Tidal gets Mac beta software, Google Drive for iOS switches to Material Design
Music service Tidal on Wednesday announced beta Mac and Windows clients, as well as discounted student tiers, while Google updated the iOS version of Drive with Material Design and other improvements.
Tidal for Mac
The Tidal desktop client is similar to the Web and mobile apps, but adds some extra features. These include gapless playback, support for media keys, and output selection — listeners can for example choose to push music to a digital audio converter, or AirPlay-compatible speakers.
Both the desktop and mobile apps have been given a new interface design. On mobile this means better search, more personalization options, and an easier to find Offline Mode button. Significantly, offline listening is not yet possible on the desktop, but Tidal is promising support "in the near future."
Tidal has meanwhile announced Ticketmaster integration for buying concert tickets, and new student tiers which cut prices in half. That makes a lower-quality subscription just $5 a month, and the full-fidelity tier $10, on par with Spotify or Beats Music. Students must however subscribe using a .edu email address.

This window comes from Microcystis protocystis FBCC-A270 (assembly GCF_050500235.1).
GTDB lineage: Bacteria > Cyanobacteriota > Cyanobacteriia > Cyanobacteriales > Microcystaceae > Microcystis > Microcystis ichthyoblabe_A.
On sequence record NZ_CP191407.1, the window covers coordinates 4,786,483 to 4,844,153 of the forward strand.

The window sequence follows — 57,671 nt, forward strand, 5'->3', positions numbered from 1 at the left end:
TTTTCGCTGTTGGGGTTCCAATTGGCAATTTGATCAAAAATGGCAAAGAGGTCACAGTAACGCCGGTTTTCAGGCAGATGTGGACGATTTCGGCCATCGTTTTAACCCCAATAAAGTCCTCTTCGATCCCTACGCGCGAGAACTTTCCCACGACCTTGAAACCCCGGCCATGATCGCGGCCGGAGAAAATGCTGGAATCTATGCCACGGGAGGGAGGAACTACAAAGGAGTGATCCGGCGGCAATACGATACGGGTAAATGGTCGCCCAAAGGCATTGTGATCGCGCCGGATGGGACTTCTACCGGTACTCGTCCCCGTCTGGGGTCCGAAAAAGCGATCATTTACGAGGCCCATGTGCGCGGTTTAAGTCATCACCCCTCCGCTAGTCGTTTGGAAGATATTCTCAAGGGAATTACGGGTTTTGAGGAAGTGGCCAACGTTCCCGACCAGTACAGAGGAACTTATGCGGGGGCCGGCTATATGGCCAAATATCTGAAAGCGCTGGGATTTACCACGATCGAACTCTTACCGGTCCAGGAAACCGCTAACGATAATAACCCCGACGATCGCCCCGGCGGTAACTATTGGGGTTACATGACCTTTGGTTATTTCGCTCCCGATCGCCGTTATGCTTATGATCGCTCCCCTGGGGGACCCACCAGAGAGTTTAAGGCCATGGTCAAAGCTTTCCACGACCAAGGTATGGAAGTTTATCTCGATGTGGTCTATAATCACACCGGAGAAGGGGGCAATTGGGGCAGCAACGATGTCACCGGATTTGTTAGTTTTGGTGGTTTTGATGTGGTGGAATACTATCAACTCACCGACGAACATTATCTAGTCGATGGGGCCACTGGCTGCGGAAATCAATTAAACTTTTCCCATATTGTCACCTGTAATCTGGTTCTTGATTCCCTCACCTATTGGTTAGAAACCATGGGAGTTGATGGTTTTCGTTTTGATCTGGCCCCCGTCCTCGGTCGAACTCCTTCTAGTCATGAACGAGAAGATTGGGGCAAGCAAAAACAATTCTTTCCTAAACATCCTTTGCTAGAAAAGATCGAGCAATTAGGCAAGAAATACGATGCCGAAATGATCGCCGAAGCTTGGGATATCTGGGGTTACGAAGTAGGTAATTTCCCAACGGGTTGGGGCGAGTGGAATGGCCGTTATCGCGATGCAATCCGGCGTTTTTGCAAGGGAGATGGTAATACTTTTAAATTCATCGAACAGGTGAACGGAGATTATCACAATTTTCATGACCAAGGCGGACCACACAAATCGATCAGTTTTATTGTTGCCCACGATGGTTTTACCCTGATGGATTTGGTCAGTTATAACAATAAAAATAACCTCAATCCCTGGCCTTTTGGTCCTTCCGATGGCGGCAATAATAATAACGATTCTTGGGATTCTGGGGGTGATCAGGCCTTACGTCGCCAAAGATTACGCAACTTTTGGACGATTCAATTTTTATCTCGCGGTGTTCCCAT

While the desktop betas are available immediately, some changes will only roll out over coming weeks.
Google Drive for iOS
The iOS app for Google's cloud file service now employs Material Design, an aesthetic that first debuted with last year's Android Lollipop. That includes not just high-contrast color schemes but animated, tangible-feeling interface elements.
Below the surface Google has improved sync and image-browsing speeds, along with scrolling performance. To make navigation simpler, the company has added a swipe gesture for going back.
Google Drive runs on any device with iOS 7 or later. A default 15 gigabytes of storage is free, but other plans ranging from 100 gigabytes to 30 terabytes cost between $2 and $300 a month.